Wednesday, August 14, 2019

Contratto: A high-potential sparkling wine estate in Alta Langa DOCG

Alta Langa DOCG will need to ride the coattails of one or two highly successful producers to attain the prominence coveted by current industry participants  and to act as a magnet to potential market entrants. Contratto, with its lengthy history, savvy ownership, high-quality products, and the marketing muscle provided by its Unesco Heritage Cellars, is in a pretty position to play that leadership role.

I was introduced to Contratto wines by Giampiero Cordero, Sommelier at Ristorante Il Centro (Prioca d'Alba), and he was also instrumental in arranging my visit to its cantina. I used my Apple map for the drive between Alba and Canelli -- home of the Contratto cantina -- which turned out to be a white-knuckle ride up and down the steep hillsides which popped up early in the trip and did not end until a few minutes before its conclusion. I was dreading the ride back.

At the cantina we were welcomed by Luca Cigliuti who is currently responsible for sales to Asia and Latin America. Luca showed us around the cellar as he described the history of the establishment.

Contratta was founded by Giuseppe Contratto in 1867 with the express intent of making an Italian spumante metodo classico and, according to Luca, its 1919 Extra Brut was the first vintage sparkling wine made in Italy.

The Contratto cathedral cellars are absolutely stunning; so much so that they are designated a UNESCO Heritage Site. Work on the cellars began in 1872 and was completed after 3 years of labor by 200 workers. The cellars are more than 5000 m² and is built into the heart of the hill that protects Canelli. It is excavated to a depth of 32 m in the tuff limestone.

The estate was in decline when it was bought by Carlo Bocchini in 1993. Bocchini restored the cellars before selling to the Rivetti's in 2011. Prior to buying the property, Giorgio Rivetti had been providing winemaking counsel and had been using the facility to make a metodo classico sparkling wine using grapes sourced from the Oltrepo Pavese region.

At the time of the purchase Contratto produced sparkling wines under the Metodo Classico - Vini Spumante di Qualita, Piemonte DOC, Asti Spumante DOCG, and Asti Spumante Metodo Classico appellations with fruit sourced from vineyards in Oltrepo Pavese, Lozzola, Costigliole d'Asti, and Canelli.

This lineup of fruit sources did not align with the Rivetti vision. This vision was to be a player in the Alta Langa appellation using fruit sourced from its own estate. Vision-realization was a two-step process, the first accomplished in relatively short order, the second unfolding over a longer timeframe. The first step (2014) was to transfer the source of Chardonnay and Pinot Noir from Oltrepo Pavese to Alta Langa. The second step was the purchase of 45 ha of land in Bossolasco to serve as the estate-fruit-source for its Alta Langa DOCG wines.

The Bossolasco vineyard, acquired in 2015, is located just outside of the village of the same name. It sits at 750 m and has a southern exposure. The land was initially used to grow Dolcetto vines and, more recently, medicinal herbs. The vineyard is being farmed organically and, by 2021, will provide the fruit for all Contratto Alta Langa wines.

The winery poduces a couple of Moscato-based wines (De Miranda label) for its Asti Spumante offerings and three non-Alta-Langa metodo classico wines (Millesmate, Cuvée Novicento pas Dosé, Riserva Special Cuvée pas Dosé). The Alta Langa wines are For England Blanc de Noir Pas Dosé (100% Pinot Noir, 48 months on lees, zero dosage), For England Rosé Pas Dosé (100% Pinot Noir, 48 months on lees, zero dosage), and Blanc de Blanc Pas Dosé (100% Chardonnay, 48 months on lees, zero dosage).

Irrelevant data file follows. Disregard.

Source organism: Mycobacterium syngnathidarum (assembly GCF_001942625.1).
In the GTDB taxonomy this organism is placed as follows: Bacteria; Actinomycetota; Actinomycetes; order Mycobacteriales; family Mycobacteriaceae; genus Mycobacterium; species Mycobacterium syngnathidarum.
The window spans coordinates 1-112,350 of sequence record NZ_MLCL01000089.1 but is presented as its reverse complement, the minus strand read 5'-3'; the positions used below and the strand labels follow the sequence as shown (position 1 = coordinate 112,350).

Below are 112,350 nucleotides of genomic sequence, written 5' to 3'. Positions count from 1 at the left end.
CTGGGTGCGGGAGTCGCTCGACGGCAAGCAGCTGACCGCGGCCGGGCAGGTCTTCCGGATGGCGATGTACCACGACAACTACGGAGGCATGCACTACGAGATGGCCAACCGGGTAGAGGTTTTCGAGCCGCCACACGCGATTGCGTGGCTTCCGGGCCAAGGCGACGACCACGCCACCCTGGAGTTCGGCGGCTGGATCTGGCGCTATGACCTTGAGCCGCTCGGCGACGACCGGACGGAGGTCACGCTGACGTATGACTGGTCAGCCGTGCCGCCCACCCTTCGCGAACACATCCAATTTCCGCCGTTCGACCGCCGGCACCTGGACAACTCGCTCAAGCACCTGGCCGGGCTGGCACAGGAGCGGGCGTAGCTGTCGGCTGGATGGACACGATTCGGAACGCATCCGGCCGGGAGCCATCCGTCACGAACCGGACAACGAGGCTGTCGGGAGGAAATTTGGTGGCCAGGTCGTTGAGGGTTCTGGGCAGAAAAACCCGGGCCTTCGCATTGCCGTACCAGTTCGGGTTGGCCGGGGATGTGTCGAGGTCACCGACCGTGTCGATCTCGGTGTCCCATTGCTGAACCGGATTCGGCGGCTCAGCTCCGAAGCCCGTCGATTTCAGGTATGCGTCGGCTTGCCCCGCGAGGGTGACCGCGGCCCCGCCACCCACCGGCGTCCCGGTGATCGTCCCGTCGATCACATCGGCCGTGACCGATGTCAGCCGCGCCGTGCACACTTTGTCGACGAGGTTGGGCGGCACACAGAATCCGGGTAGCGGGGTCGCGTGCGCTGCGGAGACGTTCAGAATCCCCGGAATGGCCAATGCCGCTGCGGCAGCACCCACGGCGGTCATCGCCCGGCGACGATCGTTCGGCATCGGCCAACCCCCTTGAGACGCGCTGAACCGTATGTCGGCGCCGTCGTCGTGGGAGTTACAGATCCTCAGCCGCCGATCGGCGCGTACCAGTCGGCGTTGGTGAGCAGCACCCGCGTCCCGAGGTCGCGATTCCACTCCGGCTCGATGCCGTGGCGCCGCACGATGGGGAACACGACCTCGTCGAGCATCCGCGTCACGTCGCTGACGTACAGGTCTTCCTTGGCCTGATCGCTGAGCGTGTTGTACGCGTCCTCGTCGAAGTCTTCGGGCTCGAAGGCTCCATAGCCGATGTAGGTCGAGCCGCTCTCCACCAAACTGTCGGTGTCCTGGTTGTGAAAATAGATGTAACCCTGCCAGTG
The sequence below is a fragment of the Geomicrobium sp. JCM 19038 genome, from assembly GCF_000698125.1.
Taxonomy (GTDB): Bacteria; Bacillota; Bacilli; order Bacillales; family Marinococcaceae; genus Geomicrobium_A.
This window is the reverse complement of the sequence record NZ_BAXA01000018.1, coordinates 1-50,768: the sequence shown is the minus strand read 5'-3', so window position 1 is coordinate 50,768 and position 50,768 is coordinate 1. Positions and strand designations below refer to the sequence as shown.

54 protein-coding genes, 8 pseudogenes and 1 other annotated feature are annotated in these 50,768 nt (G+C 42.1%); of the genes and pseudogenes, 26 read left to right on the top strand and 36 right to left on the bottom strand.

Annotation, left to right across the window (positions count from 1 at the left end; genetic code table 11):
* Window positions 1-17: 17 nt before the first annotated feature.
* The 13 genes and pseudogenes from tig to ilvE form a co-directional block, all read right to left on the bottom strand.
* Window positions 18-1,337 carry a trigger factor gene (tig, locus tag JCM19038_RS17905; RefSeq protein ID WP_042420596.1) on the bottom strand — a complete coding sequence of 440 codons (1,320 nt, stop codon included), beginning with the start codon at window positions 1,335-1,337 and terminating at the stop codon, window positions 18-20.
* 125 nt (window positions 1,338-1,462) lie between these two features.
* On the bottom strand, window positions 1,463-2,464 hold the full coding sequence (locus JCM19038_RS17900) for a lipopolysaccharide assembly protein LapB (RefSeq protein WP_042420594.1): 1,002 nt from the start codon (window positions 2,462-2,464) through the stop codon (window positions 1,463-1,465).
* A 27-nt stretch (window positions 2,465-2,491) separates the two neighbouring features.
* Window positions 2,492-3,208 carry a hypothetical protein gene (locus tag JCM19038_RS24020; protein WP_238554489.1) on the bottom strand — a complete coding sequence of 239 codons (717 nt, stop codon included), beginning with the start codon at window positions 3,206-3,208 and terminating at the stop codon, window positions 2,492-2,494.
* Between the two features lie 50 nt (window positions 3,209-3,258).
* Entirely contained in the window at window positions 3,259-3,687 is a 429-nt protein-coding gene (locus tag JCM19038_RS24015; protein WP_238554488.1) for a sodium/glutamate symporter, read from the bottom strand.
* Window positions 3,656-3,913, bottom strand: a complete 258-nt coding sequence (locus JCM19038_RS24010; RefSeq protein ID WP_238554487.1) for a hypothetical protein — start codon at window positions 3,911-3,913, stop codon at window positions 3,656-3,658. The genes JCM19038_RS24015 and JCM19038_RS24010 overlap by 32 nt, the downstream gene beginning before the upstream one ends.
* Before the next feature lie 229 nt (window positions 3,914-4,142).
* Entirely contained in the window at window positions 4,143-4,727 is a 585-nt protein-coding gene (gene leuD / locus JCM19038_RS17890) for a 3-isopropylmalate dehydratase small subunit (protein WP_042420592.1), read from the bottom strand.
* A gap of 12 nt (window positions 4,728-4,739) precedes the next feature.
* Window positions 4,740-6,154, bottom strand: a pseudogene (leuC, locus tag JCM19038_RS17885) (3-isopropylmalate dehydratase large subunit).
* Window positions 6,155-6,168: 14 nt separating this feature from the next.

With the exception of the Asti Spumantes, all Contratta wines share the same production process:

  1. Grapes are handpicked
  2. Selection in the cellar
  3. In the cellar, staged separately based on vineyard location
  4. Cooled down prior to crushing
  5. Gentle pressing (1 hour pre-press skin contact for grapes destined for the Rosé)
  6. First-run juice used for fermentation
  7. Indigenous-yeast fermentation in stainless steel tanks
  8. 8 months in tanks post-fermentation
  9. Bottled with liqueur de tirage for second fermentation (4 weeks)
  10. Minimum 36 months on lees
  11. Riddling
  12. Disgorgement (glace method)
  13. Aged in bottle 6 months post-disgorgement.

Parlo and Luca

At the end of our cellar tour Luca ushered us into a tasting room. Giorgio Rivetti was on premises because one of his relatives was getting married on the grounds later in the day so Luca invited him in to join us.

Giorgio Rivetti joins us for the tasting

The For England Blanc de Noir Pas Dosé 2011 showed white fruit, yeast and white bread. Tart apple and lemony character on the palate. Small bubbles. Sour finish.

The For England Rosé 2011 had a clean, unyielding nose with a subdued mousse, strawberry flavor, and a bitter finish. Bitter rose water on the palate with limited persistence.

The Blanc de Blanc 2011 was elegant on the nose with biscuit, citrus and yeast on the nose.  Mineral and saline on the palate along with citrus flavors. Persistence on the palate and tight finish.

The Rivetti purchase was consequential for both Contratto and the future of sparkling wines in Piedmont. First, the Rivettis know sparkling wine -- they are the largest Champagne importers in the area. Second, Giorgio is well respected as a winemaker in his own right. Robert Parker, Jr has described him as "One of Italy's most formidable winemaker/proprietors ..." who "displays a masterful touch." Third, the Rivettis have the vision and resources needed to make the estate a powerhouse in the region and the region a powerhouse in the sparkling wine world.

The Rivetti's will need to concentrate all of these positives in order to realize the full potential of this estate.

The ride back was even more harrowing than the inbound journey.